Sixto Rodriguez – A 40-year Overnight Success.

by
Sixto Rodriguez

Sixto Rodriguez

Searching for Suger Man – The Life and Times of Sixto Rodriguez
By R. Richards,
Mountain Spirit Institute Founder
It’s been said that happiness and sorrow are different sides of the same coin, and that presence is the razor’s edge one walks to weather life’s ups and downs in peace. This comes to mind when I think of Sixto Rodriguez‘s life story, told in the Oscar winning documentary, Searching for Sugar Man directed by Sweden’s Malik Bendjelloul.

Director and Subjects of Searching for Sugar Man

Director and Subjects of Searching for Sugar Man

For those unfamiliar with this documentary, it’s the story of a folk singer/songwriter with a powerful gift of prose and music who never “made it” in the U.S. when he released two albums in the early ’70’s. When the releases never took off, he just went back to work in his home town of Detroit, doing construction and remodels.  He and his promotional agents couldn’t believe his albums never became popular.

But they did become popular, in South Africa, unbeknownst to Mr. Rodriguez, or anyone else in the U.S. for that matter.  “He was bigger than Elvis”, and could “write better than Dylan”, were some of the comments in the documentary. Not until two South African fans were finally able track down the musician in Detroit, did the story come full circle, and Rodriguez learned of his fame in South Africa.

I won’t give away the ending. I will say that what makes this man endearing, is his humility in an age of rage and ego-centrism. He’s the epitome of centeredness, although he’d not want that to be written about him.

Maybe, on some level, his life had to take the twists and turns in this fairy tale of rags to riches, so  he could show the rest of us what grace looks like, in both the hard life of a Detroit worker and the red carpet of stardom. (He played to five sold our concerts of 5000 each when we was first invited to South Africa). Oh did I forget the punch line? Most South Africans, due to a rumor, thought the artist had died a fiery death by setting himself alight on stage, or had pulled a gun on himself and pulled the trigger in front of an audience. As the movie clearly shows, Mr. Rodriguez has been alive and well all this time, now in his ’70’s.

Searching for Sugar Man

Searching for Sugar Man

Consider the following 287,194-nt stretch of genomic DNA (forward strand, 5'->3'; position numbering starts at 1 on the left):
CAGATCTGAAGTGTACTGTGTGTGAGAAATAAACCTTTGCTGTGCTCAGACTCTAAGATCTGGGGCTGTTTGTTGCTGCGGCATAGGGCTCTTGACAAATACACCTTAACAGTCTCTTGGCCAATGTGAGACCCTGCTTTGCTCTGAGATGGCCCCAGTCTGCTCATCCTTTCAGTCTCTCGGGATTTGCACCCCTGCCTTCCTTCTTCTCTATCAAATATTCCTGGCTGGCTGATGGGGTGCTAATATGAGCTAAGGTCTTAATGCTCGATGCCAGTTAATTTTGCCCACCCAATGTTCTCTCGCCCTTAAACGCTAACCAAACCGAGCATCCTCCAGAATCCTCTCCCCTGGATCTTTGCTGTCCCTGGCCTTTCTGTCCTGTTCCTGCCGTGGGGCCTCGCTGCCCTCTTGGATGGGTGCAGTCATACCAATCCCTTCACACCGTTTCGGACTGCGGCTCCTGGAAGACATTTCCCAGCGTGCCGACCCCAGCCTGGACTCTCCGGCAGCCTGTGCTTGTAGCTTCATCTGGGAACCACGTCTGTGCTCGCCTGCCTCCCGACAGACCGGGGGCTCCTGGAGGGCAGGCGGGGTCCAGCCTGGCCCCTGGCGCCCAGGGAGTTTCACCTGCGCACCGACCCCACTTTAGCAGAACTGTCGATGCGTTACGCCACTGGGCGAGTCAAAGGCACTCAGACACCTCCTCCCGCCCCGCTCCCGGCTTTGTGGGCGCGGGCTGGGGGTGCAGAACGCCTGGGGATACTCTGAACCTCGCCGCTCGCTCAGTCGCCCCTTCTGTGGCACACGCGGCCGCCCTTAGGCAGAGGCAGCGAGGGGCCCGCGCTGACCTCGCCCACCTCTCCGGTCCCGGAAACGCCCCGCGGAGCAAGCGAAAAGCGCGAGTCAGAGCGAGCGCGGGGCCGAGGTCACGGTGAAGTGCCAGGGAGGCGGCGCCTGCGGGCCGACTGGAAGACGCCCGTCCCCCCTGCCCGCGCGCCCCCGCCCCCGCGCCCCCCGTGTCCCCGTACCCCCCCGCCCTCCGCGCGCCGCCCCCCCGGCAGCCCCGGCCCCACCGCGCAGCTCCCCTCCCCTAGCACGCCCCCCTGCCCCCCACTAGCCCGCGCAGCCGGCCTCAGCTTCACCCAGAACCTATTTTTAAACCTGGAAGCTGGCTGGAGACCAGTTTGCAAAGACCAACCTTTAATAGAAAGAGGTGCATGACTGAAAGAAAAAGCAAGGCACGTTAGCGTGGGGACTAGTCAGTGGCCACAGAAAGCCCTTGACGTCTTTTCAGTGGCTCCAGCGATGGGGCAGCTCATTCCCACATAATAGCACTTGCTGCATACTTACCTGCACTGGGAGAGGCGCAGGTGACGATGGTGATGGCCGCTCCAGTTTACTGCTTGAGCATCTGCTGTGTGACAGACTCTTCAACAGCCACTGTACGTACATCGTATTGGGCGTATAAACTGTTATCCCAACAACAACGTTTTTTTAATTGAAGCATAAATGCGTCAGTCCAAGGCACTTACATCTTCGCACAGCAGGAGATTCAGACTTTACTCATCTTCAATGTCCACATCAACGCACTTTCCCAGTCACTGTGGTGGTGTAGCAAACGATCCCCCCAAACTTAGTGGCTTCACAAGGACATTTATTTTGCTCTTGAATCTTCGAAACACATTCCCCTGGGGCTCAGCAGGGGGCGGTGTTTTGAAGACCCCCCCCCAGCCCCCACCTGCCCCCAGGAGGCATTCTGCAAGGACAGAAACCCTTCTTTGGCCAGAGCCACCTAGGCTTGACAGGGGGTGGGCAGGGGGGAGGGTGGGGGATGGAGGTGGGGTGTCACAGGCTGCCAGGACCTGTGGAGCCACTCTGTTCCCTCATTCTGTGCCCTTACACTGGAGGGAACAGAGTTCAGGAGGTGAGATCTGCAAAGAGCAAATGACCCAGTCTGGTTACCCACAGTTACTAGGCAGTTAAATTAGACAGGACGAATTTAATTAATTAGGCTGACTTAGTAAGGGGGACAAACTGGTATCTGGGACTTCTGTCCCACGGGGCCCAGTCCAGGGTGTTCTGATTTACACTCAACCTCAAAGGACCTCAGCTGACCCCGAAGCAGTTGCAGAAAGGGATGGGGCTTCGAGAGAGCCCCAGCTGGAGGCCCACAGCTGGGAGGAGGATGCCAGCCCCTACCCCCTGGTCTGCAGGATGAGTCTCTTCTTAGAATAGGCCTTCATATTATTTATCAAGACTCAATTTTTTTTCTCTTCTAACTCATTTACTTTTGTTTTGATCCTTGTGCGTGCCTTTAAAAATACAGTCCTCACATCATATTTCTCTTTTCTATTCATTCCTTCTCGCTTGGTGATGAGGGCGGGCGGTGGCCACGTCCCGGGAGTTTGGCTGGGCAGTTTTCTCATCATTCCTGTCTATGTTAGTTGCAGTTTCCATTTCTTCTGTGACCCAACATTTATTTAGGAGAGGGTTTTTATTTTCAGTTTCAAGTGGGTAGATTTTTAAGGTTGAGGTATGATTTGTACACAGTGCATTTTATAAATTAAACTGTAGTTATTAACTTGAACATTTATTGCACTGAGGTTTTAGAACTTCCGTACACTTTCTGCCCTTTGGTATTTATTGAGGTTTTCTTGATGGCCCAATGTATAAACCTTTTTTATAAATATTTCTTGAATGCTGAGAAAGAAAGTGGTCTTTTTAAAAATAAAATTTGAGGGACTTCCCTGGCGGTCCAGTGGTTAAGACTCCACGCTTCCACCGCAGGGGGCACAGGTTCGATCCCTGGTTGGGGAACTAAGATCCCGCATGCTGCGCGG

As you can see in the film, Sixto Rodriguez is as calm in front of 5000 people as he is walking the streets of Detroit. He appeared to be a bit uncomfortable in the first interview for the documentary. However in more recent Youtube videos, he seems quite at ease in front of the reporter’s cameras.

My wife is South African, and when we first heard of the movie’s release, and planned on seeing it, I asked “Who is Rodriguez?” and she looked at me in disbelief. Because of South Africa’s censorship of the press, including music, (not  dissimilar  to what we have on the U.S. media front today with a controlled press),  everyone in South Africa just assumed Rodriguez was a world-wide star, not just in South Africa. So in the last few months, I’ve been reading about Rodriquez and listening to his music. As an American, I’m catching up on the music my wife grew up with.  but we never knew of this .
In closing, I think this quiet Native American/Mexican musician from Detroit is a man for our times. He appears to be much more than a musician. If it had happened any other way, he might not have the credentials from the school of hard knocks, to have come from working class to world class with a heart of gold needed in today’s world. He’s another example of the flowering of human consciousness. Thanks Sixto Rodriguez for being who you are.

As a side note – We’ve been fortunate to get tickets here in Auckland, New Zealand to see Rodriguez perform in a couple of weeks.  I’ll be sure to post how it went.

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